GTW, or Gross Trailer Weight, is the full weight of a loaded trailer, including all fluids and cargo. When hitched to a tow vehicle, some of this weight is transferred to the car. You will need to calculate Tongue Weight as well. It is important not to exceed the GVWR as this will put stress on the towing vehicle and could cause an accident.
The TW (Tongue Weight) is the downward force exerted by the trailer on the hitch ball of the towing vehicle. It should be 10-15% of the GTW and should not exceed the maximum tongue weight limit of the hitch.
The Curb Weight is the term that describes the weight of an empty trailer. This is the starting point for calculating GTW.
The Payload Capacity is the maximum amount of weight that can be added to the Curb Weight. This includes fluids, cargo, and any passengers that will be riding in the trailer.
The size of the travel trailer you need depends on a few factors such as how many people will be using it, what type of activities you'll be doing, and how long you'll be staying at your destination.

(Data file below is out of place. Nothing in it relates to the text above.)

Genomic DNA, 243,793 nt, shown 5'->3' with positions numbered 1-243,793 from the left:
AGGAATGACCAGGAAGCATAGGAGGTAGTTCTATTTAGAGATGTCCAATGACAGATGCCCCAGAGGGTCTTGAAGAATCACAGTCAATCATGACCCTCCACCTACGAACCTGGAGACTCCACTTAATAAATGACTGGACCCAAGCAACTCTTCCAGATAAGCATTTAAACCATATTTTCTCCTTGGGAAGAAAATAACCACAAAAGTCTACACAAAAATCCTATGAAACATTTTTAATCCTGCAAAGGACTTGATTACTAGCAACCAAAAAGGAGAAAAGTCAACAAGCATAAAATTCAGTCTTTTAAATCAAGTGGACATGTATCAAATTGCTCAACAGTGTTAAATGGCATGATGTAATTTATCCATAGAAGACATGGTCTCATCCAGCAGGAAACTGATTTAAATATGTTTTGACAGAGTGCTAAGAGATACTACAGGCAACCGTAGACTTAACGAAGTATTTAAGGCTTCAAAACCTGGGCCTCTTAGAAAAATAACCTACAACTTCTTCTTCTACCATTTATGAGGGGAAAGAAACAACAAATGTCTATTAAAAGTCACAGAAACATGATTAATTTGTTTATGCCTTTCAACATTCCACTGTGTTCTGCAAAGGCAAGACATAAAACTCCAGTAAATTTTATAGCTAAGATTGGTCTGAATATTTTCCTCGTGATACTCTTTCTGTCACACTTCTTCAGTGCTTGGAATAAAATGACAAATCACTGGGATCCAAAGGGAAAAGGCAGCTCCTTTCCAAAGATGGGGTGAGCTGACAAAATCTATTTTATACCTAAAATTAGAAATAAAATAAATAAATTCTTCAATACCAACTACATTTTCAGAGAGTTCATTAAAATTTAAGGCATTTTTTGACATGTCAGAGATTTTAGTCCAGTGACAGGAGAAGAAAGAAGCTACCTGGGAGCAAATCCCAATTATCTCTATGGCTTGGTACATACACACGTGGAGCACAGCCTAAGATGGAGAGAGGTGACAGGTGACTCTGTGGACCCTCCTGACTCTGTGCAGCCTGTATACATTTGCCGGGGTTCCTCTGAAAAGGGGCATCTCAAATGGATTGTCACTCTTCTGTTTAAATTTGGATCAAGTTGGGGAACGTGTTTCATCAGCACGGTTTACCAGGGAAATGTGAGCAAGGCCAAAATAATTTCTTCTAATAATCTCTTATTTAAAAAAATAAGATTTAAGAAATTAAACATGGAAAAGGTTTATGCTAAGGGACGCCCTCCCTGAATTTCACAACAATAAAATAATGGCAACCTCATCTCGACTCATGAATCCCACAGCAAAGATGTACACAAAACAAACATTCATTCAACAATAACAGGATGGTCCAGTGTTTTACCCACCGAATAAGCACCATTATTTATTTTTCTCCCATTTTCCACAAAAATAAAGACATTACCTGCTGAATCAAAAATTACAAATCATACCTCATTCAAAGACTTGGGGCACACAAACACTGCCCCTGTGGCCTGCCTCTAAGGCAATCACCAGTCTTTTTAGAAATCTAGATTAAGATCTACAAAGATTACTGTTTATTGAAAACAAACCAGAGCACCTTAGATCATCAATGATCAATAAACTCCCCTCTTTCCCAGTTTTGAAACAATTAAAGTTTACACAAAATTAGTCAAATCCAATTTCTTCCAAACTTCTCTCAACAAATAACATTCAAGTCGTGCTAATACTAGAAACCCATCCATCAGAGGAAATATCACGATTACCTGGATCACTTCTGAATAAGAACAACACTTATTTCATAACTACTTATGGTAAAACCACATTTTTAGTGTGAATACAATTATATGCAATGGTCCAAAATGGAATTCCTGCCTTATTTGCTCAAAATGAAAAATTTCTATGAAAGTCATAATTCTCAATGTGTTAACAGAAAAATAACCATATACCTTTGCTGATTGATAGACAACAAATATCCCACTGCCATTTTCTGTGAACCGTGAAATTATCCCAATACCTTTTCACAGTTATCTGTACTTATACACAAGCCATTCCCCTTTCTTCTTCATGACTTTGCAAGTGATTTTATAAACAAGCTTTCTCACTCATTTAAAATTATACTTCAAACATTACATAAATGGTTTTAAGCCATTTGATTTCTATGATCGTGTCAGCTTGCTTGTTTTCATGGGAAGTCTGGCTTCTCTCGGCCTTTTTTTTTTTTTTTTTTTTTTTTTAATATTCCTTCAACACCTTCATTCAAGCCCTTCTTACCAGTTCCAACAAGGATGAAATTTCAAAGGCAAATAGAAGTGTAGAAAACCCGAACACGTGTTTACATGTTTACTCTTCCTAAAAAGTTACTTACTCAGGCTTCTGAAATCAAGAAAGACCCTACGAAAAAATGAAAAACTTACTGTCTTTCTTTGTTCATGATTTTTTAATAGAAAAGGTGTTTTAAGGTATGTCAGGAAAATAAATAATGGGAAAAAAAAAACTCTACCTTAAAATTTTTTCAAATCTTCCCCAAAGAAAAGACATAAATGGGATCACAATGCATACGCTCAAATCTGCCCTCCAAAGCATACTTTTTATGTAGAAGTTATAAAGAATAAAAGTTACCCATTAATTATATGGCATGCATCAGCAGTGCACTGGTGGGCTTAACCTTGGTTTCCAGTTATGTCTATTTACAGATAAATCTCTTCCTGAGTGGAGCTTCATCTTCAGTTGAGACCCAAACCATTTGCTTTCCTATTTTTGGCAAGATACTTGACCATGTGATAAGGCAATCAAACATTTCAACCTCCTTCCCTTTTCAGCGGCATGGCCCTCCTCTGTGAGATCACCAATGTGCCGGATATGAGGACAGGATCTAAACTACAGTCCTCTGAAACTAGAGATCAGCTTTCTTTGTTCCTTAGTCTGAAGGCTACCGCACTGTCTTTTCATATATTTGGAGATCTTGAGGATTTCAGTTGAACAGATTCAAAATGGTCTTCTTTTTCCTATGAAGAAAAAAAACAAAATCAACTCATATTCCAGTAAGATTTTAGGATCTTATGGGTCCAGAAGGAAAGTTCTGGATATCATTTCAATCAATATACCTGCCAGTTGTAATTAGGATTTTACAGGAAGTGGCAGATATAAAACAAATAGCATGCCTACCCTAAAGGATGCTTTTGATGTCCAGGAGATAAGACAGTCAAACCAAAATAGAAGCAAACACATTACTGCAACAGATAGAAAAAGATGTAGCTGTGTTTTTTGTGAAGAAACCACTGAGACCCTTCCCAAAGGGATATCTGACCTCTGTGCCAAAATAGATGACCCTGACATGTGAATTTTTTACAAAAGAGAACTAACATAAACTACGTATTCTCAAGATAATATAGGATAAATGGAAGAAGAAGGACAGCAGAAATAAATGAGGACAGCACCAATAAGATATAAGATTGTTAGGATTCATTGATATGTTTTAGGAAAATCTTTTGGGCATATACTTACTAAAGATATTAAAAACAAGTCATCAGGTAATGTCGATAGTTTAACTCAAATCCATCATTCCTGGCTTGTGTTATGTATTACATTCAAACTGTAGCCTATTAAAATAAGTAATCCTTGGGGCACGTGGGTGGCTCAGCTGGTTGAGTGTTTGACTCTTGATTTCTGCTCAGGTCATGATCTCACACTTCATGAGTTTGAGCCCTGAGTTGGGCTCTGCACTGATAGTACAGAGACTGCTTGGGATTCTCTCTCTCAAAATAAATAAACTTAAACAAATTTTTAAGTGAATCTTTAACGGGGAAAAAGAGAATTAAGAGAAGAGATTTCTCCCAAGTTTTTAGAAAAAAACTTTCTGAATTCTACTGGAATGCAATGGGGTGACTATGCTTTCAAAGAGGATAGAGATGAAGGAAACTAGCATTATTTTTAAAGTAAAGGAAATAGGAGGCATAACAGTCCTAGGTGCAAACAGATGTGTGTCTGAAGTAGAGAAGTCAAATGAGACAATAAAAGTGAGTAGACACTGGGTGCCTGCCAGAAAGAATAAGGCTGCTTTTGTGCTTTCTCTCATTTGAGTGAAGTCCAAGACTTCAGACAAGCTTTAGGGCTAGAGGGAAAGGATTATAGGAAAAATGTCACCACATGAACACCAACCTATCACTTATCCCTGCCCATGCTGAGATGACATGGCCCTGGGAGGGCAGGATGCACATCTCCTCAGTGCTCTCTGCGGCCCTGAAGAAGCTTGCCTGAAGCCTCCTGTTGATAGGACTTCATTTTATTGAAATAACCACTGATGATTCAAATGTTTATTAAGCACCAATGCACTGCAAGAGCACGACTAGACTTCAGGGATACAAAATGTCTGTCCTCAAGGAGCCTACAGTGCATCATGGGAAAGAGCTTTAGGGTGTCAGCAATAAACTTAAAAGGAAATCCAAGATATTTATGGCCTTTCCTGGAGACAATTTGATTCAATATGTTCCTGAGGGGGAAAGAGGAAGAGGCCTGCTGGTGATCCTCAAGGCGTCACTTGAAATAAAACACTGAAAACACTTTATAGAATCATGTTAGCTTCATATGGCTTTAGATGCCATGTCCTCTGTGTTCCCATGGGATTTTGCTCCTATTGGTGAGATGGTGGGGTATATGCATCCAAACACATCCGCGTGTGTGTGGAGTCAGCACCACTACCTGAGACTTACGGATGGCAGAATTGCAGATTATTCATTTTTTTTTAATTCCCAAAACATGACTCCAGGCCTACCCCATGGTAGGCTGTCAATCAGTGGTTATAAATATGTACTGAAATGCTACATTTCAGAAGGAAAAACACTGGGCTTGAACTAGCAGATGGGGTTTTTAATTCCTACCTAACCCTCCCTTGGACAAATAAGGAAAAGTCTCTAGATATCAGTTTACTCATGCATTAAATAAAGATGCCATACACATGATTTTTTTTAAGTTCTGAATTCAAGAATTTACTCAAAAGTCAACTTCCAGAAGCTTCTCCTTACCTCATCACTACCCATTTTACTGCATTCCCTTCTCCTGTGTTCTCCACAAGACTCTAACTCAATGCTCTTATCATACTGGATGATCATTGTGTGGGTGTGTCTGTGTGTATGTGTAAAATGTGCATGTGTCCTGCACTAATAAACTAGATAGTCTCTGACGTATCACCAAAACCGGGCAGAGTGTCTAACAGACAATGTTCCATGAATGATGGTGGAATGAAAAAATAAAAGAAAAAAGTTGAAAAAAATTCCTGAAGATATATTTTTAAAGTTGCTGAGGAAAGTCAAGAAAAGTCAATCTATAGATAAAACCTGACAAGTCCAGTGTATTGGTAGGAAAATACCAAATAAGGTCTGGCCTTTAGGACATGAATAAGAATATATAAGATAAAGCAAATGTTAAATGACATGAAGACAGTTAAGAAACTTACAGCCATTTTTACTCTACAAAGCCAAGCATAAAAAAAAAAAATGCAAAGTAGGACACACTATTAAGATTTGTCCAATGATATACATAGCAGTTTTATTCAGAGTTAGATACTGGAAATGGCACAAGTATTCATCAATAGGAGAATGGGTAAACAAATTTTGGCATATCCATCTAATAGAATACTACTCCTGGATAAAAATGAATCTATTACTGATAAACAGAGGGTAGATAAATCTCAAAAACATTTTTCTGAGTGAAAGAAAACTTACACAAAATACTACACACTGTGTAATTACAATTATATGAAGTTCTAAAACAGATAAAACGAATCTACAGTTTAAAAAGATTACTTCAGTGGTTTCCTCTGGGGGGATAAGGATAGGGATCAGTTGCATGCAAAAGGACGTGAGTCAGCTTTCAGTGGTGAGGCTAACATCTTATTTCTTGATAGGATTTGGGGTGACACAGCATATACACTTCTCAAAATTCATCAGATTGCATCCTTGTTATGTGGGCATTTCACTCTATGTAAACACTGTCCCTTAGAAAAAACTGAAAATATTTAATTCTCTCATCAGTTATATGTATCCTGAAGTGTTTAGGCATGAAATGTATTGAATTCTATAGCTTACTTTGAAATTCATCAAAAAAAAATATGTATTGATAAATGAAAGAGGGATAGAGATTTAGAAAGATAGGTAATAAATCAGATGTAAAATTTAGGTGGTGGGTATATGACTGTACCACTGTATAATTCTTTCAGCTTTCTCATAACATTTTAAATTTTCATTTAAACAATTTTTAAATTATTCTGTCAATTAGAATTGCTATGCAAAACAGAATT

If you're planning on using your trailer for weekend getaways or short trips, then a small travel trailer would suffice. However, if you're planning on living in your RV full-time or taking long vacations, then you'll need a larger travel trailer that has more amenities.
The size of your vehicle will also play a role in determining what size travel trailer you can pull. Smaller cars and SUVs may not be able to tow a large travel trailer, so it's important to choose one that's within your vehicle's towing capacity.
Here are some general guidelines on what size travel trailer can be pulled by common vehicles: